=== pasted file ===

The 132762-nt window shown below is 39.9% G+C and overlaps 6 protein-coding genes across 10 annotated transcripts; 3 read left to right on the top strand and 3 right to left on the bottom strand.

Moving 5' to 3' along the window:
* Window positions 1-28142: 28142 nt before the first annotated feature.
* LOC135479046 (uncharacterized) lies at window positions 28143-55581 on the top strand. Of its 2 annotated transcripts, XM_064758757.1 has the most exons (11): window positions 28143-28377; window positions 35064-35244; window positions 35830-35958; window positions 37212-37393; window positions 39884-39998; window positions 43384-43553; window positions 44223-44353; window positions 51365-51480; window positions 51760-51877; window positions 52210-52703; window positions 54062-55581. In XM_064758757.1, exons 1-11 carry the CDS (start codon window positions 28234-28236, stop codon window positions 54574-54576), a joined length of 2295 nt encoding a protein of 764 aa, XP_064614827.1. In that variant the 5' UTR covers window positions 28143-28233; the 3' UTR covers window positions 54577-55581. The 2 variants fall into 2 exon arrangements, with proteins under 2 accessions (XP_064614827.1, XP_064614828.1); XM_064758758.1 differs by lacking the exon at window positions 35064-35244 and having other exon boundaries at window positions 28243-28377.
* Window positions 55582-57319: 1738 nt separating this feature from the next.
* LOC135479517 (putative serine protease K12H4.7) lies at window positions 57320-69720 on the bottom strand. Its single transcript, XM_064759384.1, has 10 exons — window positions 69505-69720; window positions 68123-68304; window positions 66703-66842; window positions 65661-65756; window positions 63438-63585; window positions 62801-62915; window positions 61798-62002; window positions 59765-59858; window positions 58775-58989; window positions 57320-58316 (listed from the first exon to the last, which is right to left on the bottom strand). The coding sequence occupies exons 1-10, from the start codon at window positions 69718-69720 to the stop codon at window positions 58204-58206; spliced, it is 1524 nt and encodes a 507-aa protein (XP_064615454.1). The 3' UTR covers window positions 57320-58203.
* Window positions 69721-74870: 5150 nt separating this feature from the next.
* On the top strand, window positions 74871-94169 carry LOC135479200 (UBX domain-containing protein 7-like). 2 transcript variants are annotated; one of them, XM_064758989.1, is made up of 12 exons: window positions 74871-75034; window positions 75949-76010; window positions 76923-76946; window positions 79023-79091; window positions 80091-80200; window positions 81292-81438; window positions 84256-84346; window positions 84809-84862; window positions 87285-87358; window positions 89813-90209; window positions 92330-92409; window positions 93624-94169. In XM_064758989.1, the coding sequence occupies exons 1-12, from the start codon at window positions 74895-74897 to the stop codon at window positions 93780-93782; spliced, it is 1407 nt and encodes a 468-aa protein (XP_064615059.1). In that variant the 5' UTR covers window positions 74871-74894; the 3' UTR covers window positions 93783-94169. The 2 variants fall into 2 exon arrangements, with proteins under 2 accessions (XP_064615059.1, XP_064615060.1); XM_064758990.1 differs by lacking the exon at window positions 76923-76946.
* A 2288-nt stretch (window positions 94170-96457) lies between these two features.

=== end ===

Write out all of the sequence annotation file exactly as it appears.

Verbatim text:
The 132762-nt window shown below is 39.9% G+C and overlaps 6 protein-coding genes across 10 annotated transcripts; 3 read left to right on the top strand and 3 right to left on the bottom strand.

Moving 5' to 3' along the window:
* Window positions 1-28142: 28142 nt before the first annotated feature.
* LOC135479046 (uncharacterized) lies at window positions 28143-55581 on the top strand. Of its 2 annotated transcripts, XM_064758757.1 has the most exons (11): window positions 28143-28377; window positions 35064-35244; window positions 35830-35958; window positions 37212-37393; window positions 39884-39998; window positions 43384-43553; window positions 44223-44353; window positions 51365-51480; window positions 51760-51877; window positions 52210-52703; window positions 54062-55581. In XM_064758757.1, exons 1-11 carry the CDS (start codon window positions 28234-28236, stop codon window positions 54574-54576), a joined length of 2295 nt encoding a protein of 764 aa, XP_064614827.1. In that variant the 5' UTR covers window positions 28143-28233; the 3' UTR covers window positions 54577-55581. The 2 variants fall into 2 exon arrangements, with proteins under 2 accessions (XP_064614827.1, XP_064614828.1); XM_064758758.1 differs by lacking the exon at window positions 35064-35244 and having other exon boundaries at window positions 28243-28377.
* Window positions 55582-57319: 1738 nt separating this feature from the next.
* LOC135479517 (putative serine protease K12H4.7) lies at window positions 57320-69720 on the bottom strand. Its single transcript, XM_064759384.1, has 10 exons — window positions 69505-69720; window positions 68123-68304; window positions 66703-66842; window positions 65661-65756; window positions 63438-63585; window positions 62801-62915; window positions 61798-62002; window positions 59765-59858; window positions 58775-58989; window positions 57320-58316 (listed from the first exon to the last, which is right to left on the bottom strand). The coding sequence occupies exons 1-10, from the start codon at window positions 69718-69720 to the stop codon at window positions 58204-58206; spliced, it is 1524 nt and encodes a 507-aa protein (XP_064615454.1). The 3' UTR covers window positions 57320-58203.
* Window positions 69721-74870: 5150 nt separating this feature from the next.
* On the top strand, window positions 74871-94169 carry LOC135479200 (UBX domain-containing protein 7-like). 2 transcript variants are annotated; one of them, XM_064758989.1, is made up of 12 exons: window positions 74871-75034; window positions 75949-76010; window positions 76923-76946; window positions 79023-79091; window positions 80091-80200; window positions 81292-81438; window positions 84256-84346; window positions 84809-84862; window positions 87285-87358; window positions 89813-90209; window positions 92330-92409; window positions 93624-94169. In XM_064758989.1, the coding sequence occupies exons 1-12, from the start codon at window positions 74895-74897 to the stop codon at window positions 93780-93782; spliced, it is 1407 nt and encodes a 468-aa protein (XP_064615059.1). In that variant the 5' UTR covers window positions 74871-74894; the 3' UTR covers window positions 93783-94169. The 2 variants fall into 2 exon arrangements, with proteins under 2 accessions (XP_064615059.1, XP_064615060.1); XM_064758990.1 differs by lacking the exon at window positions 76923-76946.
* A 2288-nt stretch (window positions 94170-96457) lies between these two features.